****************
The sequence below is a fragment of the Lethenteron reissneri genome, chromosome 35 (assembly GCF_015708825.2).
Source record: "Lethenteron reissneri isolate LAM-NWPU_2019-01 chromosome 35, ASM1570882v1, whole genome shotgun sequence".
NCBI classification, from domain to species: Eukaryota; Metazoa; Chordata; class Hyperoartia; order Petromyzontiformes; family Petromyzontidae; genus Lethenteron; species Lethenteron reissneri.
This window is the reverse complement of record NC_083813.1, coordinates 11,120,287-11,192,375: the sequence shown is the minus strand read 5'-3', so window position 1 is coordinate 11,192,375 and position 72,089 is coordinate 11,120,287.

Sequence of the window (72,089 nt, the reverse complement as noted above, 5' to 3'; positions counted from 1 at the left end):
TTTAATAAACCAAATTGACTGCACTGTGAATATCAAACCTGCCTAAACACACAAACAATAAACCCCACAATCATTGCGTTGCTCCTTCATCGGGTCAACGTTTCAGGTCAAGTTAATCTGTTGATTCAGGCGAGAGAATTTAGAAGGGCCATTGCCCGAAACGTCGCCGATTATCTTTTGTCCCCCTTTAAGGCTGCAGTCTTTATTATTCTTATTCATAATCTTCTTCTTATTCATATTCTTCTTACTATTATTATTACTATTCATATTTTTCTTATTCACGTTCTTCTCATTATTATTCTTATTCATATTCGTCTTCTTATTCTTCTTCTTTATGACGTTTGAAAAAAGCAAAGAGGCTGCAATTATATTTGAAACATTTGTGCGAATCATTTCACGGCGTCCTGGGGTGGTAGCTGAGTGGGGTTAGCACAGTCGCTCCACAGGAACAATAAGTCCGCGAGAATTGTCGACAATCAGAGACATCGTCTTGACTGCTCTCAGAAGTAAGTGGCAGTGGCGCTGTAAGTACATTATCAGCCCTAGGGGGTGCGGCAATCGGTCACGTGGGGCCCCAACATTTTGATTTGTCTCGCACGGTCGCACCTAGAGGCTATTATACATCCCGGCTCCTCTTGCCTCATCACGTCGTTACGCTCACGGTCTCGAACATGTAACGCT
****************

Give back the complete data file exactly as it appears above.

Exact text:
The sequence below is a fragment of the Lethenteron reissneri genome, chromosome 35 (assembly GCF_015708825.2).
Source record: "Lethenteron reissneri isolate LAM-NWPU_2019-01 chromosome 35, ASM1570882v1, whole genome shotgun sequence".
NCBI classification, from domain to species: Eukaryota; Metazoa; Chordata; class Hyperoartia; order Petromyzontiformes; family Petromyzontidae; genus Lethenteron; species Lethenteron reissneri.
This window is the reverse complement of record NC_083813.1, coordinates 11,120,287-11,192,375: the sequence shown is the minus strand read 5'-3', so window position 1 is coordinate 11,192,375 and position 72,089 is coordinate 11,120,287.

Sequence of the window (72,089 nt, the reverse complement as noted above, 5' to 3'; positions counted from 1 at the left end):
TTTAATAAACCAAATTGACTGCACTGTGAATATCAAACCTGCCTAAACACACAAACAATAAACCCCACAATCATTGCGTTGCTCCTTCATCGGGTCAACGTTTCAGGTCAAGTTAATCTGTTGATTCAGGCGAGAGAATTTAGAAGGGCCATTGCCCGAAACGTCGCCGATTATCTTTTGTCCCCCTTTAAGGCTGCAGTCTTTATTATTCTTATTCATAATCTTCTTCTTATTCATATTCTTCTTACTATTATTATTACTATTCATATTTTTCTTATTCACGTTCTTCTCATTATTATTCTTATTCATATTCGTCTTCTTATTCTTCTTCTTTATGACGTTTGAAAAAAGCAAAGAGGCTGCAATTATATTTGAAACATTTGTGCGAATCATTTCACGGCGTCCTGGGGTGGTAGCTGAGTGGGGTTAGCACAGTCGCTCCACAGGAACAATAAGTCCGCGAGAATTGTCGACAATCAGAGACATCGTCTTGACTGCTCTCAGAAGTAAGTGGCAGTGGCGCTGTAAGTACATTATCAGCCCTAGGGGGTGCGGCAATCGGTCACGTGGGGCCCCAACATTTTGATTTGTCTCGCACGGTCGCACCTAGAGGCTATTATACATCCCGGCTCCTCTTGCCTCATCACGTCGTTACGCTCACGGTCTCGAACATGTAACGCT